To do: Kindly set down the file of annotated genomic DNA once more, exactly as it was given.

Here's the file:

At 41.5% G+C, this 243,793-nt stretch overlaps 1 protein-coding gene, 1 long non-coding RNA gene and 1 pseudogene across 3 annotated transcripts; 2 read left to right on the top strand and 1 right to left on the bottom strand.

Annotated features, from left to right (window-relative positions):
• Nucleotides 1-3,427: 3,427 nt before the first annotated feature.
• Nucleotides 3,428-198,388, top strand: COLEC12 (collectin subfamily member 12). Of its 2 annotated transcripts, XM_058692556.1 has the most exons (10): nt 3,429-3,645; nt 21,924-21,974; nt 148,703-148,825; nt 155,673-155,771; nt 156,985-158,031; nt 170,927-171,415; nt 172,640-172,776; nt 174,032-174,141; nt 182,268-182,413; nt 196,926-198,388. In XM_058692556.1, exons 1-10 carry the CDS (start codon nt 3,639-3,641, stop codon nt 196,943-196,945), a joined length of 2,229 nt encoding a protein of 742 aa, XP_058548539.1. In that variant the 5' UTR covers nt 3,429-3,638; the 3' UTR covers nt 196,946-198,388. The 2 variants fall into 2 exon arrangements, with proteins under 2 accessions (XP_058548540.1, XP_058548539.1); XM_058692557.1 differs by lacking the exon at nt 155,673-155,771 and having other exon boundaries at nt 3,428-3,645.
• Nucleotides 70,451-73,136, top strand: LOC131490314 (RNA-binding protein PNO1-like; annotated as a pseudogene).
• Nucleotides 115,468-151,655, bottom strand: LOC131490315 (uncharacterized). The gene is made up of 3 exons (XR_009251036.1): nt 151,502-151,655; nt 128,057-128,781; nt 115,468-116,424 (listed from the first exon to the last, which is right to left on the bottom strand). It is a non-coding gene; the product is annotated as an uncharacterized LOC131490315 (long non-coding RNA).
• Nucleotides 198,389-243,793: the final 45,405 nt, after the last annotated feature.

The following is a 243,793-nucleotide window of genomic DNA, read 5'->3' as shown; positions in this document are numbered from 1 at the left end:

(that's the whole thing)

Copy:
At 41.5% G+C, this 243,793-nt stretch overlaps 1 protein-coding gene, 1 long non-coding RNA gene and 1 pseudogene across 3 annotated transcripts; 2 read left to right on the top strand and 1 right to left on the bottom strand.

Annotated features, from left to right (window-relative positions):
• Nucleotides 1-3,427: 3,427 nt before the first annotated feature.
• Nucleotides 3,428-198,388, top strand: COLEC12 (collectin subfamily member 12). Of its 2 annotated transcripts, XM_058692556.1 has the most exons (10): nt 3,429-3,645; nt 21,924-21,974; nt 148,703-148,825; nt 155,673-155,771; nt 156,985-158,031; nt 170,927-171,415; nt 172,640-172,776; nt 174,032-174,141; nt 182,268-182,413; nt 196,926-198,388. In XM_058692556.1, exons 1-10 carry the CDS (start codon nt 3,639-3,641, stop codon nt 196,943-196,945), a joined length of 2,229 nt encoding a protein of 742 aa, XP_058548539.1. In that variant the 5' UTR covers nt 3,429-3,638; the 3' UTR covers nt 196,946-198,388. The 2 variants fall into 2 exon arrangements, with proteins under 2 accessions (XP_058548540.1, XP_058548539.1); XM_058692557.1 differs by lacking the exon at nt 155,673-155,771 and having other exon boundaries at nt 3,428-3,645.
• Nucleotides 70,451-73,136, top strand: LOC131490314 (RNA-binding protein PNO1-like; annotated as a pseudogene).
• Nucleotides 115,468-151,655, bottom strand: LOC131490315 (uncharacterized). The gene is made up of 3 exons (XR_009251036.1): nt 151,502-151,655; nt 128,057-128,781; nt 115,468-116,424 (listed from the first exon to the last, which is right to left on the bottom strand). It is a non-coding gene; the product is annotated as an uncharacterized LOC131490315 (long non-coding RNA).
• Nucleotides 198,389-243,793: the final 45,405 nt, after the last annotated feature.

The following is a 243,793-nucleotide window of genomic DNA, read 5'->3' as shown; positions in this document are numbered from 1 at the left end: